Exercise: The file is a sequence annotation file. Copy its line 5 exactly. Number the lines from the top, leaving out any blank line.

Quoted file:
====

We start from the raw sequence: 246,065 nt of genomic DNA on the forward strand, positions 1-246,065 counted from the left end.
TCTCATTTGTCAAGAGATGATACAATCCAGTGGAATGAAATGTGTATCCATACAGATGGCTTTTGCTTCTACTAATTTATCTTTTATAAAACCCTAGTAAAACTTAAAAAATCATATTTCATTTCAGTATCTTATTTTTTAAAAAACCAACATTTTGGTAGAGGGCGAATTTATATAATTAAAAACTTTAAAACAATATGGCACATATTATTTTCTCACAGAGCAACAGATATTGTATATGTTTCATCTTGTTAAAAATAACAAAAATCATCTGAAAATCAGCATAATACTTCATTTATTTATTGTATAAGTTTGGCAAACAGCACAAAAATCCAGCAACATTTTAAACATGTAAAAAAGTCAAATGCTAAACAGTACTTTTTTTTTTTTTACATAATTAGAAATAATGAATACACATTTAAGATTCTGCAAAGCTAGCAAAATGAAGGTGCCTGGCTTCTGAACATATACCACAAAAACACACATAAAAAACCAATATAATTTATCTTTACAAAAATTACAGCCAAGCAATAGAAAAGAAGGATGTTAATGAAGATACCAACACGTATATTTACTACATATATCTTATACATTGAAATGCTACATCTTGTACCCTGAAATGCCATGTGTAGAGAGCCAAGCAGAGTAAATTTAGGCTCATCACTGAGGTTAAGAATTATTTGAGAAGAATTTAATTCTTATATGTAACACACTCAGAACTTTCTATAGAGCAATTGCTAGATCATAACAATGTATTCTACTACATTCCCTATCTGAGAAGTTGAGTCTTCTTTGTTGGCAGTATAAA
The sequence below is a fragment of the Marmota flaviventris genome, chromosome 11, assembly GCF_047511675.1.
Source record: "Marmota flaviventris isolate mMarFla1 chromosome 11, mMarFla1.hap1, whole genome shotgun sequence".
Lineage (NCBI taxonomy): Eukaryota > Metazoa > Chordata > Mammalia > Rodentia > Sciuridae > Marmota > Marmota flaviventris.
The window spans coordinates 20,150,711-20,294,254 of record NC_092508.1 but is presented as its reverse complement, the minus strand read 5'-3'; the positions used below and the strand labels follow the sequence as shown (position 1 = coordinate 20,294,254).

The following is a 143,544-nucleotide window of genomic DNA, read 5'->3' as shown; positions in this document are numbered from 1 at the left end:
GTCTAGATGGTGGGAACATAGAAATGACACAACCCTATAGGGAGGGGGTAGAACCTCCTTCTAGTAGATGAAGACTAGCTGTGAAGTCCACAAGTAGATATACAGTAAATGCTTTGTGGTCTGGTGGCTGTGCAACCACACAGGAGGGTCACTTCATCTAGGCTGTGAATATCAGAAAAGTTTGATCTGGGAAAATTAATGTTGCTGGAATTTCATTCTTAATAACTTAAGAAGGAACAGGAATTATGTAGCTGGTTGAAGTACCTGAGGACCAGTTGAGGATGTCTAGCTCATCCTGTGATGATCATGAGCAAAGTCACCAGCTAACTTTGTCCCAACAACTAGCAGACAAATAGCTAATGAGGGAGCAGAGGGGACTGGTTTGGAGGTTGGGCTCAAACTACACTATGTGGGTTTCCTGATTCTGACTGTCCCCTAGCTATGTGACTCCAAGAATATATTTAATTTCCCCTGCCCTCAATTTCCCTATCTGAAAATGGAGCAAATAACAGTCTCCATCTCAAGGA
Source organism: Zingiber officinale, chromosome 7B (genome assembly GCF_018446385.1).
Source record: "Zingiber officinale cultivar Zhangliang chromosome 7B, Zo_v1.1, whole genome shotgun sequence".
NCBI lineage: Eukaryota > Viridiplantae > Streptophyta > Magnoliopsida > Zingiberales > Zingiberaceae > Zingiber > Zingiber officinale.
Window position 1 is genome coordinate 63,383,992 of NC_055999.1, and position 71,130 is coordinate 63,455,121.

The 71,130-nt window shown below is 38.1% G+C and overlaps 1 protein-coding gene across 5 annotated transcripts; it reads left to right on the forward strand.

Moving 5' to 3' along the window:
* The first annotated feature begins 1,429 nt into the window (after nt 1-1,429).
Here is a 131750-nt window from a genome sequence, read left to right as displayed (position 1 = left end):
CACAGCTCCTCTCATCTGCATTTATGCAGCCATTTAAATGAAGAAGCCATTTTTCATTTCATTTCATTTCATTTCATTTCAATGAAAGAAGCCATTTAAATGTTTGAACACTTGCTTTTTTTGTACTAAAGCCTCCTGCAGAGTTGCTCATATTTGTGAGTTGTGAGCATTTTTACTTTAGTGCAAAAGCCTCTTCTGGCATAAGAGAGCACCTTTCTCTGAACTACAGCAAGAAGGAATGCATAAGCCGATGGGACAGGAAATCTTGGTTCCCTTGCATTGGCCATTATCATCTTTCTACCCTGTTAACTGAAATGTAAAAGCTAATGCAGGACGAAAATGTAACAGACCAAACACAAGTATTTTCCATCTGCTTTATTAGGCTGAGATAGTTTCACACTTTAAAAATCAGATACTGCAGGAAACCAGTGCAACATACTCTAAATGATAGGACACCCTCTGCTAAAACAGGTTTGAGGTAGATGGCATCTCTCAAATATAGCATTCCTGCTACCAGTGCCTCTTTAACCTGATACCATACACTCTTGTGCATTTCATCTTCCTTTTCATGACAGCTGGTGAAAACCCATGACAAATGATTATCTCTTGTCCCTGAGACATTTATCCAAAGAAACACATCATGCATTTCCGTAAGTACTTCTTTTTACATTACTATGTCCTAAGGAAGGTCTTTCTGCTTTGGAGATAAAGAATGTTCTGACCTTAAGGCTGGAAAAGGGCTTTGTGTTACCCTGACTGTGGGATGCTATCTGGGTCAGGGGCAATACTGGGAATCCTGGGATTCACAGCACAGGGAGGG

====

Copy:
Lineage (NCBI taxonomy): Eukaryota > Metazoa > Chordata > Mammalia > Rodentia > Sciuridae > Marmota > Marmota flaviventris.